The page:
On the one hand, I’m not sure what to make of Tim Houston’s full-frontal face plant last week.
“So, today I will put my personal pride aside,” our premier declared Thursday as he humble-pied his way through a humiliating and complete run back of his government’s month-old, ink-barely-dry plan to hike taxes on non-resident property owners.
On the other hand, I know exactly what to make of it.
Same old, same old. Still. Again. Always.
Let’s start with the taxes themselves. There were two of them. One would have required non-residents who buy property in Nova Scotia but don’t move here within six months to ante up a one-time transfer tax of 5% of the property’s value. The second would have tacked an extra two dollars per $100 of assessed value on their property tax bill every year from now until the debt is paid off, which is to say… never. (The 2% non-resident property tax will be removed for all non-residents who own residential property in Nova Scotia, while the 5% non-resident deed transfer tax (5%) will go ahead).
The measures, which the government claimed would raise up to $65 million a year for the treasury, were introduced on March 29 as part of the $13.2-billion 2022-23 budget. Here’s how the finance department explained the purpose behind its plan at the time:
The government is creating a provincial residential property tax applicable to non-resident owners. We want to make sure people can afford a place to call home and build their lives here. (My emphasis.)
But here’s the rub. There was never even the flimsiest link between these new taxes and the “afford-a-place-to-call-home” purpose for which they were ostensibly created.
For starters, of course, the government never had any intention of designating its $65-million tax windfall to build desperately needed affordable housing.
And the notion that using new taxes to discourage non-residents from buying up pricey oceanfront “cottages” in Chester would magically make those same multi-million-dollar properties “a place to call home” for needy Nova Scotians was… well… magical thinking.
My guess is that this tax idea was the pet project of some finance department functionary who’d been pitching it — unsuccessfully — to past political masters and had decided to try one more time with this new crowd.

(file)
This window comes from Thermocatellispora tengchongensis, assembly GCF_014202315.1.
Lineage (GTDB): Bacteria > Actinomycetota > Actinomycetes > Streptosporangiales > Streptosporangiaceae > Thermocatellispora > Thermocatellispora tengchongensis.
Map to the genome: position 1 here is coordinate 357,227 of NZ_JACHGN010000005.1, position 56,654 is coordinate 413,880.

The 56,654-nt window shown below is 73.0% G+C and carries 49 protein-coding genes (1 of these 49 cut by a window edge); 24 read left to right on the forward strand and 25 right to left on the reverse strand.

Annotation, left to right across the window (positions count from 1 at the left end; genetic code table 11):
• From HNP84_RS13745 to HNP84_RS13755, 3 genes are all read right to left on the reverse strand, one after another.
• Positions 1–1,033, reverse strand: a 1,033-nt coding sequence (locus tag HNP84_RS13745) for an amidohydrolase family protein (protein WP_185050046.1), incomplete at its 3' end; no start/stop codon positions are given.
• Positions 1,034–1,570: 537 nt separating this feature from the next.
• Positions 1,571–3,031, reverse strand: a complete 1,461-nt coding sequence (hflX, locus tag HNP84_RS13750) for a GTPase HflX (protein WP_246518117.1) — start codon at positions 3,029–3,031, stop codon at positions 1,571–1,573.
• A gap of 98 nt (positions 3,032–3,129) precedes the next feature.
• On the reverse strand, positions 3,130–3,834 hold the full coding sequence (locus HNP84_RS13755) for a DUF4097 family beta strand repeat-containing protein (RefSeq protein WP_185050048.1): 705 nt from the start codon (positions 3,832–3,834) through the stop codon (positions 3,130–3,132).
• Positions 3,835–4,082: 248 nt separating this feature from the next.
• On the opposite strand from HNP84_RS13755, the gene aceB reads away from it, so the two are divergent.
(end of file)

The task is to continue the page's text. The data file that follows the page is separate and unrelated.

You will recall that this new crowd, who’d barely uttered the words affordable housing on their path to power, had been smacked in the face by the urgent need to do something — anything — about housing after Halifax police razed a homeless encampment on the day they were elected.
They’ve been scrambling ever since. My guess — again — is that the Tory brains trust saw raising taxes on non-residents as a painless way to raise some of the new money they planned to spend on health care and, oh yes, to claim at the same time they were doing something about affordable housing without actually having to do anything at all.
Except it wasn’t.
Tim Houston is an accountant, an astute politician, a Tory. He didn’t see this coming?
That’s the part I still don’t know understand.
What happened after? Well, that’s the no-brainer.
The Chronicle Herald’s usually somnambulant letters to the editor section woke up, overwhelmed with outrage:
- smash-and-grab taxation, and a sneering contempt for those who lack the grace and good sense to get born and raised in the province…
- this punitive tax policy will kill the goose that lays the golden eggs of non-permanent resident spending. It may be satisfying to have a nice goose dinner now, but those golden eggs will be sorely missed!…
- the plan is unjust and un-Canadian and should be vanished…
There were threats of lawsuits and charter challenges, warnings of investments that would now never happen and golden eggs that would never hatch.
In an April 14 report, the CBC’s Michael Gorman summarized a meeting of the province’s law amendments committee this way:
More than two dozen people from across Canada and the United States with connections to Nova Scotia virtually told the legislature’s law amendments committee that new property tax measures for non-residents are unfair, punitive and won’t achieve the aims set out by the government.
Houston’s increasingly standard-issue initial response was to bulldoze past all criticism but — given the source of the criticism — it wasn’t hard to see what was coming.
These weren’t ordinary Nova Scotians complaining. These were mostly rich and powerful folks — not only come-from-aways, but also local worthies with whom those locals share golf games and yacht club lunches and political and economic interests. This was John Lennon’s “just-rattle-your-jewelry” crowd. Tory voters, in other words.
It was no surprise then that Houston began his inevitable climb down in a speech to the Halifax Chamber of Commerce last week.
“We’re working hard to make real change for Nova Scotians and, as the government, we’re moving pretty fast,” Houston told the normally friendly business crowd. “But when you move fast sometimes you need to pause and adjust course. We are not so arrogant that we can’t admit when we need to adjust.”
But when the government’s “adjustment” — tiering the new tax bite to the property’s tax assessment — failed to mollify his critics, Houston abandoned the taxes altogether just two days later.
“I believe the risk of reputational damage to Nova Scotia is becoming more and more real, and it’s something I’m not willing to accept. So, we’ll find another way to address the housing issue.”
This was, of course, never about housing. Nor was it about creating a fairer tax system.
Which may explain why there was so little public support for it from ordinary Nova Scotians when it was introduced. And why there was no outcry when it was abandoned.
Same old, same old. Still. Again. Always.